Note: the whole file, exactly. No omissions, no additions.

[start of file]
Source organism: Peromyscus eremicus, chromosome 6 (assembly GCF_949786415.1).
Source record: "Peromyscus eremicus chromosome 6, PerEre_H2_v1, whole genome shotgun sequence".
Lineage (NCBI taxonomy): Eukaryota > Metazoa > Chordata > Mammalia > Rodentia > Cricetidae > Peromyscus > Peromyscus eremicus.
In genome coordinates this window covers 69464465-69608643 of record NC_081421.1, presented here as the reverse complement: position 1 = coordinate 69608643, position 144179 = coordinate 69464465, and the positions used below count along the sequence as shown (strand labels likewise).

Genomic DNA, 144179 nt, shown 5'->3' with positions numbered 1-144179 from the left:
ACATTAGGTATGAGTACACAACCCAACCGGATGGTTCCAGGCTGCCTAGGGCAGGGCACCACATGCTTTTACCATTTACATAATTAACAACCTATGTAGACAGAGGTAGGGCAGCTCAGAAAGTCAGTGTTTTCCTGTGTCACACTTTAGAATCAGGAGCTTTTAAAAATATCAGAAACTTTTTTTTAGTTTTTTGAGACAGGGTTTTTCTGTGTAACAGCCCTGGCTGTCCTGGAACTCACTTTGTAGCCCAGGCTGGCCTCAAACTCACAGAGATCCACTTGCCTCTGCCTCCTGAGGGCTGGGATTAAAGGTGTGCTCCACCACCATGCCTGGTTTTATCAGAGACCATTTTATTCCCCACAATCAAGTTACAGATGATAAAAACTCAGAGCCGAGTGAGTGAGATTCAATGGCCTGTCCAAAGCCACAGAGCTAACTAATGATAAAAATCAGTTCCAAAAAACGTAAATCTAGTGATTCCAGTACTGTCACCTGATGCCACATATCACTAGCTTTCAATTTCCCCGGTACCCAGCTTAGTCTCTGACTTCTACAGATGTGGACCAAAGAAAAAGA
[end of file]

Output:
Source organism: Peromyscus eremicus, chromosome 6 (assembly GCF_949786415.1).
Source record: "Peromyscus eremicus chromosome 6, PerEre_H2_v1, whole genome shotgun sequence".
Lineage (NCBI taxonomy): Eukaryota > Metazoa > Chordata > Mammalia > Rodentia > Cricetidae > Peromyscus > Peromyscus eremicus.
In genome coordinates this window covers 69464465-69608643 of record NC_081421.1, presented here as the reverse complement: position 1 = coordinate 69608643, position 144179 = coordinate 69464465, and the positions used below count along the sequence as shown (strand labels likewise).

Genomic DNA, 144179 nt, shown 5'->3' with positions numbered 1-144179 from the left:
ACATTAGGTATGAGTACACAACCCAACCGGATGGTTCCAGGCTGCCTAGGGCAGGGCACCACATGCTTTTACCATTTACATAATTAACAACCTATGTAGACAGAGGTAGGGCAGCTCAGAAAGTCAGTGTTTTCCTGTGTCACACTTTAGAATCAGGAGCTTTTAAAAATATCAGAAACTTTTTTTTAGTTTTTTGAGACAGGGTTTTTCTGTGTAACAGCCCTGGCTGTCCTGGAACTCACTTTGTAGCCCAGGCTGGCCTCAAACTCACAGAGATCCACTTGCCTCTGCCTCCTGAGGGCTGGGATTAAAGGTGTGCTCCACCACCATGCCTGGTTTTATCAGAGACCATTTTATTCCCCACAATCAAGTTACAGATGATAAAAACTCAGAGCCGAGTGAGTGAGATTCAATGGCCTGTCCAAAGCCACAGAGCTAACTAATGATAAAAATCAGTTCCAAAAAACGTAAATCTAGTGATTCCAGTACTGTCACCTGATGCCACATATCACTAGCTTTCAATTTCCCCGGTACCCAGCTTAGTCTCTGACTTCTACAGATGTGGACCAAAGAAAAAGA